After the presidential election was called for Biden on Nov. 7, 2020, Mastriano was greeted as a star at the first “Stop the Steal” rally at the Harrisburg Capitol that afternoon. He has become one of the most prominent faces of the movement to void the Pennsylvania election, working with Trump lawyers to publicize the widely debunked allegations of electoral malfeasance and to send a list of “substitute” voters to Washington, on the false legal theory that they could be used to overturn the outcome. (He would later be present at the United States Capitol on January 6, 2021, although there is no evidence that he entered the building.)

When Republican colleagues in the state Senate criticized those schemes and Mastriano by name, he pointed out the size of his army online.

“I have more Facebook followers than the other 49 senators combined,” Mastriano told Steve Turley, a local right-wing podcast host, in an interview. “That any coworker or fellow Republican would think it would be a good idea to throw me under the bus with that kind of reach — I mean, they’re just not very smart people.”

Mastriano was eventually removed from his position as chairman of a state Senate committee overseeing an investigation he had championed into the state’s election results, and he was subsequently kicked out of the Republican caucus of the state. Senate — episodes that bolstered his credentials with supporters wary of the state’s GOP establishment. His gubernatorial campaign, which he officially announced in January, has built not only on the base he has cultivated since 2020, but also on the right-wing grassroots groups he has made common cause with. on COVID and the 2020 elections.

“This whole movement is rock solid behind it,” said Sam Faddis, the leader of UnitePA, a self-proclaimed patriot group based in Susquehanna County, Pennsylvania.

When UnitePA held a rally Aug. 27 at a horse riding arena in Bloomsburg, bringing together a coalition of state groups dedicated to overhauling the electoral system they say was used to steal the election from Trump, many activists who spoke praised Mastriano and his candidacy. From the stage, Tabitha Valleau, the leader of the FreePA organization, gave detailed instructions on how to volunteer for Mastriano’s campaign.

The crowd of around 500, most of whom stayed for the entire nearly six-hour rally, was packed with Mastriano supporters, including Fisher. “He helped us through a bad time,” she said. “He stayed with his people.”

Charlie Gerow, a former Pennsylvania Republican agent and gubernatorial candidate who lost to Mastriano in May, said that loyal following was Mastriano’s greatest strength. “He leveraged that audience in every assignment he took on,” he said.

But with recent polls showing Mastriano trailing Shapiro by 3-10 points, Gerow is among strategists who doubt his main strategy will translate into a general electorate.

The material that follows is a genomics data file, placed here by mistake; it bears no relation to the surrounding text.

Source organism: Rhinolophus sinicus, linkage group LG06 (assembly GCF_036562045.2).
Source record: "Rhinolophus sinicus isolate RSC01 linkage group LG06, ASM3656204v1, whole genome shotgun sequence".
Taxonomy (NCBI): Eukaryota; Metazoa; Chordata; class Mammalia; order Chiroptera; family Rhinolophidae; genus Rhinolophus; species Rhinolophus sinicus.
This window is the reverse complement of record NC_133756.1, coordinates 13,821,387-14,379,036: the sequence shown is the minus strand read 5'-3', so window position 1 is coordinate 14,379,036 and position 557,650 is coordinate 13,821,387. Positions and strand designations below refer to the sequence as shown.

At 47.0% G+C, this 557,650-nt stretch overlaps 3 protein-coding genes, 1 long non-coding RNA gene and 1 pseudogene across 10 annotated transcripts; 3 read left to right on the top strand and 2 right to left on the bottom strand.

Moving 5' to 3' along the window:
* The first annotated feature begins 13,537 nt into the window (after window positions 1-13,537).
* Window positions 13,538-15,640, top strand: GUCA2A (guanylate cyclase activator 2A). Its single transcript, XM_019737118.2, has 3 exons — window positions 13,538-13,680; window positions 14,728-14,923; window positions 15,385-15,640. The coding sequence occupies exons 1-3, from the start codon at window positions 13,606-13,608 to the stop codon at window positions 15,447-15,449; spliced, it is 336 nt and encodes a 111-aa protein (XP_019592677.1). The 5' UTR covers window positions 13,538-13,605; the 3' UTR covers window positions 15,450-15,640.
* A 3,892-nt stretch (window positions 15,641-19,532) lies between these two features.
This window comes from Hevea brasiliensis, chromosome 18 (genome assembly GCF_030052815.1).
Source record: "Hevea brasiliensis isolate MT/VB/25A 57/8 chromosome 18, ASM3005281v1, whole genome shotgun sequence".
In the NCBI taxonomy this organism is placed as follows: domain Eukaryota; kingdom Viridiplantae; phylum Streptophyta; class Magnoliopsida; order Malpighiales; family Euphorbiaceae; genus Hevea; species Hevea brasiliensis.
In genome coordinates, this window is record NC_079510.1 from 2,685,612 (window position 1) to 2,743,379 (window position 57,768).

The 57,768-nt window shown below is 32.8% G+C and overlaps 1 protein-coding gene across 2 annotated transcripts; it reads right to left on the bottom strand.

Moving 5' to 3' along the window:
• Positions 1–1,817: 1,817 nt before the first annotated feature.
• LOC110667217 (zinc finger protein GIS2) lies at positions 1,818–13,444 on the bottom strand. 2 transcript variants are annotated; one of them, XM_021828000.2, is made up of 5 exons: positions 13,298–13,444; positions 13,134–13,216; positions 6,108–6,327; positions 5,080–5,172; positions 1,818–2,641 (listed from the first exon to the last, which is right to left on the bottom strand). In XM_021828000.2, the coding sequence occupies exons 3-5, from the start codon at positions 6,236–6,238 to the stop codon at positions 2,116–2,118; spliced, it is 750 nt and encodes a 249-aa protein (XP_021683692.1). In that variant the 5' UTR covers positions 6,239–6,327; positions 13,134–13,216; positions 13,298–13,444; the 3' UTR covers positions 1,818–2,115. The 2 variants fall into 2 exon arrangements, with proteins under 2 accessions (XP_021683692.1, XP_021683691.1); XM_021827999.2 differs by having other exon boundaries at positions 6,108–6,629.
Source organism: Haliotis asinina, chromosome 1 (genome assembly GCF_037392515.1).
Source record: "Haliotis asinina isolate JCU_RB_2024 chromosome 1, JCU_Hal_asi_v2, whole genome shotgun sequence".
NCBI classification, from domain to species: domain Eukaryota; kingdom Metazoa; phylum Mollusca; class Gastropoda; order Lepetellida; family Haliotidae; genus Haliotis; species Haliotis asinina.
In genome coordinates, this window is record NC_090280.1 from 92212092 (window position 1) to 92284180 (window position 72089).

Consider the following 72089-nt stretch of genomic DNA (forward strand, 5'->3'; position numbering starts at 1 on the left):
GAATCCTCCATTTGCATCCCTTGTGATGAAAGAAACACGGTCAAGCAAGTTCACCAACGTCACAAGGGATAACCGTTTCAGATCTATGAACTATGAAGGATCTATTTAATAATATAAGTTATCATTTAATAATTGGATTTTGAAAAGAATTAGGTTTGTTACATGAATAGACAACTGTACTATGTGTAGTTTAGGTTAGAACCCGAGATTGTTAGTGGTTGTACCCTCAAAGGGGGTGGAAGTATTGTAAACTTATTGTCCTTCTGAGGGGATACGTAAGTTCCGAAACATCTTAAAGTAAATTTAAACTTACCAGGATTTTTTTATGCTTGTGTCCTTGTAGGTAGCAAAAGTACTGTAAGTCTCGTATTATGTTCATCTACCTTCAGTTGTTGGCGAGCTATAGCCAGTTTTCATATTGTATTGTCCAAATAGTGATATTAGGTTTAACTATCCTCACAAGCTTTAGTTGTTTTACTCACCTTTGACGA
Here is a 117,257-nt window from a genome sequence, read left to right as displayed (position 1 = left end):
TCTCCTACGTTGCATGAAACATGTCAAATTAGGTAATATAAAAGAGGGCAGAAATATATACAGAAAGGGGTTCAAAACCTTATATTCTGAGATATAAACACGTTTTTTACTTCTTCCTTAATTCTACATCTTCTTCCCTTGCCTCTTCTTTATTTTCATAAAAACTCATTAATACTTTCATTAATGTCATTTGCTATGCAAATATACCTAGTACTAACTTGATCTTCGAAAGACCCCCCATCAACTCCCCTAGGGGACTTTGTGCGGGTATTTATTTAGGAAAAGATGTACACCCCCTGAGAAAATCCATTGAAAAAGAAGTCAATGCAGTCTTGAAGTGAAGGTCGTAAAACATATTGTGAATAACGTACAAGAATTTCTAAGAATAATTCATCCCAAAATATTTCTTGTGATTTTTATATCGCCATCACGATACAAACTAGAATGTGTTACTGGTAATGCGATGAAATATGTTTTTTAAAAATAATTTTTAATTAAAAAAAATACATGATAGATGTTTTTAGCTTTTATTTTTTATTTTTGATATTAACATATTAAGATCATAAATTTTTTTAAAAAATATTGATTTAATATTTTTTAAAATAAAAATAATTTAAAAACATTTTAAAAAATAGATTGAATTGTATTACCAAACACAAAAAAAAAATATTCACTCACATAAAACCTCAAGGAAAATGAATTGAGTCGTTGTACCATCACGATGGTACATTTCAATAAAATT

“I think it will be important for him to run a more traditional campaign, dealing with the regular media even when it’s unpleasant and hostile,” Gerow said.

Mastriano has also been criticized for his efforts to expand his social media reach beyond Facebook and Twitter into newer, more fringe spaces on the right.

In July, liberal watchdog group Media Matters noted that Mastriano, according to his campaign materials, paid $5,000 to far-right social media platform Gab, which rose to prominence in 2018 after the suspect was charged in the shooting at the Tree of Life Synagogue. in Pittsburgh, where 11 people were killed, used the platform to detail his racist and anti-Semitic views and his plans for the shooting. Gab chief executive Andrew Torba, who lives in Pennsylvania, has himself made anti-Semitic statements and attended a white nationalist conference this spring.

Torba and Mastriano had congratulated each other in a podcast interview in May, after which Mastriano spoke hopefully about Gab’s audience. “Apparently about a million of them are in Pennsylvania,” he said on his own livestream, “so we’ll have good reach.”

Torba, who did not respond to email requests for comment, continued to defend Mastriano, describing the Pennsylvania gubernatorial race as “the most important midterm election of 2022 because Doug is a Christian. frank,” in a video he posted in late July. . He added: “We are going to take back this country for the glory of God.

After initially holding out, Mastriano eventually gave in to heavy criticism from Democrats and Republicans alike and closed his personal account with Gab earlier this month, issuing a brief statement denouncing anti-Semitism.

This month, Shapiro, who is Jewish, spent $1 million on TV ads highlighting Mastriano’s ties to Gab. “We can’t allow this to normalize – Doug Mastriano is dangerous and extreme, and we need to defeat him in November,” Shapiro campaign spokesman Will Simons said.

The push reflected the view that one of Mastriano’s key vulnerabilities lies in his vast online footprint, with his hours of freewheeling conversation in spaces frequented by far-right voices.

Still, some Democrats who have watched Mastriano’s rapid rise closely have cautioned against his exclusion. “Mastriano has been underestimated by his own party,” said Brit Crampsie, a political consultant who until recently served as spokeswoman for the state Senate Democrats. “I’m afraid he’s underrated by Democrats. I wouldn’t rule him out.